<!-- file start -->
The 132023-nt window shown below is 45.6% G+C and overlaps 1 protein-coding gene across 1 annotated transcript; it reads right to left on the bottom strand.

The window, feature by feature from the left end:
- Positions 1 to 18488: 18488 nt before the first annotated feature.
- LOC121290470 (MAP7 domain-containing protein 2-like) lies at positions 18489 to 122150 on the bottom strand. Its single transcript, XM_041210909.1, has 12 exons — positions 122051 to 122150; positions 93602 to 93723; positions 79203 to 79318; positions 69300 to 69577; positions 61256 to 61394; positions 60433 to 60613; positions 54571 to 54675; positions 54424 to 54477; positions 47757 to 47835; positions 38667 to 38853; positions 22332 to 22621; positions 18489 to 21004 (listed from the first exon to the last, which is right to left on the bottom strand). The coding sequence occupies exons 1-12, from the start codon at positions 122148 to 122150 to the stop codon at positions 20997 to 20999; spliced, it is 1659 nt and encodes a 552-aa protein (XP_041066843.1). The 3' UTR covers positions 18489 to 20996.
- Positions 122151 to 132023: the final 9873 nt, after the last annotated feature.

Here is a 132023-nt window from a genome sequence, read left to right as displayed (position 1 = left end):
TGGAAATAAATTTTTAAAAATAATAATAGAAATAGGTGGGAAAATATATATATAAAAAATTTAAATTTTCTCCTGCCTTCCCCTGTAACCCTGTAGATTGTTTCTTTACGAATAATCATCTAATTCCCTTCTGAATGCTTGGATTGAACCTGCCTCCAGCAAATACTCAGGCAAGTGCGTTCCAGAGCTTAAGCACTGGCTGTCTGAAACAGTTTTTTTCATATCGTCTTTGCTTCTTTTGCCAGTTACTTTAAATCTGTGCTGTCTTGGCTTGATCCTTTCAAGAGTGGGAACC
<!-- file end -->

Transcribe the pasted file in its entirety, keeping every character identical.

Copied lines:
The 132023-nt window shown below is 45.6% G+C and overlaps 1 protein-coding gene across 1 annotated transcript; it reads right to left on the bottom strand.

The window, feature by feature from the left end:
- Positions 1 to 18488: 18488 nt before the first annotated feature.
- LOC121290470 (MAP7 domain-containing protein 2-like) lies at positions 18489 to 122150 on the bottom strand. Its single transcript, XM_041210909.1, has 12 exons — positions 122051 to 122150; positions 93602 to 93723; positions 79203 to 79318; positions 69300 to 69577; positions 61256 to 61394; positions 60433 to 60613; positions 54571 to 54675; positions 54424 to 54477; positions 47757 to 47835; positions 38667 to 38853; positions 22332 to 22621; positions 18489 to 21004 (listed from the first exon to the last, which is right to left on the bottom strand). The coding sequence occupies exons 1-12, from the start codon at positions 122148 to 122150 to the stop codon at positions 20997 to 20999; spliced, it is 1659 nt and encodes a 552-aa protein (XP_041066843.1). The 3' UTR covers positions 18489 to 20996.
- Positions 122151 to 132023: the final 9873 nt, after the last annotated feature.

Here is a 132023-nt window from a genome sequence, read left to right as displayed (position 1 = left end):
TGGAAATAAATTTTTAAAAATAATAATAGAAATAGGTGGGAAAATATATATATAAAAAATTTAAATTTTCTCCTGCCTTCCCCTGTAACCCTGTAGATTGTTTCTTTACGAATAATCATCTAATTCCCTTCTGAATGCTTGGATTGAACCTGCCTCCAGCAAATACTCAGGCAAGTGCGTTCCAGAGCTTAAGCACTGGCTGTCTGAAACAGTTTTTTTCATATCGTCTTTGCTTCTTTTGCCAGTTACTTTAAATCTGTGCTGTCTTGGCTTGATCCTTTCAAGAGTGGGAACC